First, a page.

Luanda

Luanda

The Spoken Word Scene in Angola: The raw words of the iron Luanda on Open Mic

by Rita Soaresby Rita SoaresThe appearance of Spoken Word in the lands of Kwanza has some protagonists, such as Lukeny Bamba Fortunato, curator of Angola’s first Spoken Word festival. As a rapper and cultural event organizer, Lukeny was committed to making rap a weekly constant in the yet insufficient cultural programming of Luanda. The rapper’s ideas matured during a period spent in the southern United States, where he came into contact with young university students who were doing Spoken Word and where he began to take part in slam poetry sessions.

Back in his homeland, he got involved in a closed movement which later developed into to literary gatherings, confined to the capital. It was in 2004 that the microphone was opened as the confidant of the highest elevations of the dreams of a group of youth between rap, comedy, and poetry. This leisure activity was called “Open Mic,” and it encompassed ballads but also a type of poetry that strayed from the paradigms that Luanda had been accustomed to for so long. Initially, the group of poets gathered in a modest Luanda gallery, where they would ignite the word.

It was the beginning of an aesthetic split. And that is how Tuesday nights would be spent. Open mic was the reason and the moment to rid one’s soul of the heavy load of daily life in Luanda, a city with various delusions of a metropolis.

 Lacking a space of its own and with very few appearances in the media, the movement had to go from one gallery to the next. But it was along this hopping path of nearly a decade that it won over an audience and new poets of all ages, who are currently making poetry in several spaces, several times a week. The Spoken Word movement thus became popular amongst Luanda youth (Africk, Shynia, Dilson, Miriam Keita Mayanda, and Kardo Bestilo stood out), and it later gave rise to the LevArte Movement of Angola, which galvanized a large mass of young people. Then other groups emerged, such as the Berço Literário (Literary Cradle), Goz’ A’Qui (Enjoy Yourself Here), and other free sessions in different venues around the city.

Not only did the advent of these spaces make it so that more and more people became part of the Spoken Word scene, it also greatly contributed to the poets’ defining themselves as “Spoken Word artists.” So far, this trend in writing and recitation has only won over the youth, which demonstrates a certain generational shock. The conflict exists between conservative artists and those who yearn for new writing techniques. It is youth who embrace post-modernist meanings and reinvent them to match their realities.

So far, the notion of Spoken Word has been associated with freedom and youth. The development of the term was consolidated with the definitively “spoken word” sessions that are now held in the Bahia Space, which leads us to believe that the word arrived slightly before the practice per se. There, young people meet and exercise their craft like in an experimental workshop. Many took some time to lose the rigorous ways of conventional poetry. It was then that the distinction between poetry and Spoken Word became a lot clearer, making it so that poets have to state before their performances if the texts are Spoken Word or poetry or something between the two.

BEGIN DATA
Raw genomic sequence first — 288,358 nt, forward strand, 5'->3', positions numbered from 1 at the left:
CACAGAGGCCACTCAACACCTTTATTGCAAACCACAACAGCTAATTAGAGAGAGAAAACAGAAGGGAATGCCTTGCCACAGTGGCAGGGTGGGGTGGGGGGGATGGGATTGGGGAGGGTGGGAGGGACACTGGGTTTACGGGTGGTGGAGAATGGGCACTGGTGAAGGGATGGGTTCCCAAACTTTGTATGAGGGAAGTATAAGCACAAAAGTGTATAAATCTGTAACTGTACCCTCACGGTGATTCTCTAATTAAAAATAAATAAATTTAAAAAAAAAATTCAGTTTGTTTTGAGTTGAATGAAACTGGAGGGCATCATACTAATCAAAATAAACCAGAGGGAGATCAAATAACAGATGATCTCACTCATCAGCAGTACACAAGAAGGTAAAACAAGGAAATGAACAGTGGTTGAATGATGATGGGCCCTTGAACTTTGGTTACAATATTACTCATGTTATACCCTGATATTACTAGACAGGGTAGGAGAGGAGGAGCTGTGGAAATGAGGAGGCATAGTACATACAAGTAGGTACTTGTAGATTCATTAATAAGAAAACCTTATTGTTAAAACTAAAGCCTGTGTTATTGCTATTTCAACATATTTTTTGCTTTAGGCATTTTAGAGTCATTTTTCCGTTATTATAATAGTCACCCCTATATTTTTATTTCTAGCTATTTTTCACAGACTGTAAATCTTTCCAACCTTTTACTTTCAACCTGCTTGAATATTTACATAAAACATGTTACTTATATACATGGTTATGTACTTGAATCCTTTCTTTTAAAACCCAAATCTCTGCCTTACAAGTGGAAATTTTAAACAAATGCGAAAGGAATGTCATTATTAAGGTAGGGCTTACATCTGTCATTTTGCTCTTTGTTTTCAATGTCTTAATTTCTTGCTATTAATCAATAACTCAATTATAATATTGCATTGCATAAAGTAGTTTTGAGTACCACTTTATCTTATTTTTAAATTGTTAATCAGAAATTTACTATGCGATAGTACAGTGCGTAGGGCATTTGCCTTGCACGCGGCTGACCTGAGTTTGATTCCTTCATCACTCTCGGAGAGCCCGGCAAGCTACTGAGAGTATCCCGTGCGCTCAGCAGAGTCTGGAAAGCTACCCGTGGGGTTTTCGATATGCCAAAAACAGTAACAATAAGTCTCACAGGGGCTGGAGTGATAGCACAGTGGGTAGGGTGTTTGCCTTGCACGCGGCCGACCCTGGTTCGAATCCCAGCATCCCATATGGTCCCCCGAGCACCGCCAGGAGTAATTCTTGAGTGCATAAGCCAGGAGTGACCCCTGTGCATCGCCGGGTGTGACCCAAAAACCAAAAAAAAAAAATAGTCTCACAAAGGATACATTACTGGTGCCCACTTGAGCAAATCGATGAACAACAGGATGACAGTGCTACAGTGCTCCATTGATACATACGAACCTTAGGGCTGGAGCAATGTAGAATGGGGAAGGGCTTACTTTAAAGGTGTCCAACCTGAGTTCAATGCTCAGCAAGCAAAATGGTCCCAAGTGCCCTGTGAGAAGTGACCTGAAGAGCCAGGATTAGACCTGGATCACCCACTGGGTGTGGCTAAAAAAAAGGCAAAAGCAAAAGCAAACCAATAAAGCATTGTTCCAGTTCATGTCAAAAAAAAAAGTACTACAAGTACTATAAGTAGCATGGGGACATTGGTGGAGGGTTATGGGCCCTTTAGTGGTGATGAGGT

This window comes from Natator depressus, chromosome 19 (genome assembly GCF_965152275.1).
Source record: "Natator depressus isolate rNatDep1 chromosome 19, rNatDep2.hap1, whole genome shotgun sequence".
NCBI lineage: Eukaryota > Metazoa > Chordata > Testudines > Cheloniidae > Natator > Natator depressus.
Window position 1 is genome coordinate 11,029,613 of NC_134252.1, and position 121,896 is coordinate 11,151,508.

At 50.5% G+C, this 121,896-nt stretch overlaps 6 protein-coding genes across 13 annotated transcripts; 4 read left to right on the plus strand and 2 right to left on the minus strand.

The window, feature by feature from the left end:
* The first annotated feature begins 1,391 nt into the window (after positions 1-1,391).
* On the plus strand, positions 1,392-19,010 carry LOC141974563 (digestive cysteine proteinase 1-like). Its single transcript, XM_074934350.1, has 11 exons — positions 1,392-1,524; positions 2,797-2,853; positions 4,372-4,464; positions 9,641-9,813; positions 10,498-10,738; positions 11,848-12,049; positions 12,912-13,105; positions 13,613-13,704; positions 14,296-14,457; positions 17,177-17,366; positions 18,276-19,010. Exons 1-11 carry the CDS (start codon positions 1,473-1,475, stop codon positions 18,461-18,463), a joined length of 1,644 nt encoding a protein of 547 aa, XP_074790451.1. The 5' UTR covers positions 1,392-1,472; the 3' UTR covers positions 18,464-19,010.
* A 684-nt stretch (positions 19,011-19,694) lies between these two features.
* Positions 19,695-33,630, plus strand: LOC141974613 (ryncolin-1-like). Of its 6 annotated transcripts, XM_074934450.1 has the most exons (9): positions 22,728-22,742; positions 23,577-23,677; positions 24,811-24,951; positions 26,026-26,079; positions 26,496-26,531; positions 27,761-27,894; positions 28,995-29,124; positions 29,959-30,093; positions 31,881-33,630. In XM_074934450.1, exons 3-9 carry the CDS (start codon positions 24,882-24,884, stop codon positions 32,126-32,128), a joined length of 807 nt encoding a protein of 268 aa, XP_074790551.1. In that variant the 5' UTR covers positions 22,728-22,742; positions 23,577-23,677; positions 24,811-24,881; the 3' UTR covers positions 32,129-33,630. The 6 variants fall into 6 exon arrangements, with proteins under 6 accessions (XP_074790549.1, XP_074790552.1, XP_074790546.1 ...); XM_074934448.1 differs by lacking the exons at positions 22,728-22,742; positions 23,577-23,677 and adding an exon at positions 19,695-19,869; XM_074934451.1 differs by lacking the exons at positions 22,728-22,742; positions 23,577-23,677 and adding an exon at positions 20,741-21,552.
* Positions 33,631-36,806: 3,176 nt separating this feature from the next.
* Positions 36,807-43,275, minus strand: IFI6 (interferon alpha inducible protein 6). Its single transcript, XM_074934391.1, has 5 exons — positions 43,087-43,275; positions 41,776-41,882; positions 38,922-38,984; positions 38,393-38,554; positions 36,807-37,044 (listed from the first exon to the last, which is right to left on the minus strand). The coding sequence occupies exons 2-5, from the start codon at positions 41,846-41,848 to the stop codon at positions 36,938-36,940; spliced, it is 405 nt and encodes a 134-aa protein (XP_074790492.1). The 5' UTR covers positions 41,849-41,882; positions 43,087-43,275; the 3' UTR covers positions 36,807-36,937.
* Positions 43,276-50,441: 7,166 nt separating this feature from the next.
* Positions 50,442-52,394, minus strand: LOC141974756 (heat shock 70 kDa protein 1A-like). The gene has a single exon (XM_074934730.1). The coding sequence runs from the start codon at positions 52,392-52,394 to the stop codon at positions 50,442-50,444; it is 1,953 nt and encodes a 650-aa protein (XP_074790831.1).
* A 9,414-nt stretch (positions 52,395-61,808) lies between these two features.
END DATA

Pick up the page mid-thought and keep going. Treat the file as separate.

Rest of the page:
Urban life is highlighted in these Spoken Word evenings. Many of the poets who take part in the Bahia events come from the ghettos of Luanda. With some realist traits, urban life is one of the more well-defined themes, from this city of Luanda that envelops itself in more and more iron buildings in the face of the raw words of poets on the open mic; they carry the city in their words, challenging and reinventing it with a marked idealism. The ordinary life experience of the ghettos is given a new poetic existence with the contrast of the city’s structural evolution.

In this space, which is seen as the “ideal space for Spoken Word poets,” there have never been competitive sessions. Still in a phase of “self-discovery,” they often come together and simply start to recite poetry freely. They are only gatherings of lovers of art. However, in these gatherings some have demonstrated a heightened talent for this art form. In the Bahia Space, poets evolve with very advanced spoken word texts and a style of recitation of equal quality.

They are the ones we will see in this first Spoken Word festival, taking place on August 27, 2013, in the Bahia Space itself. Aside from the opportunity to exchange experiences with African countries where Spoken Word is already more developed, this event organized by Goethe-Institut Angola will be a milestone for the recognition and well-deserved protagonism of good Spoken Word artists from the modest Luanda circuit.
Written by Cellma Adolfo, Freelance Journalist Copyright: Goethe-Institut Angola, August 2013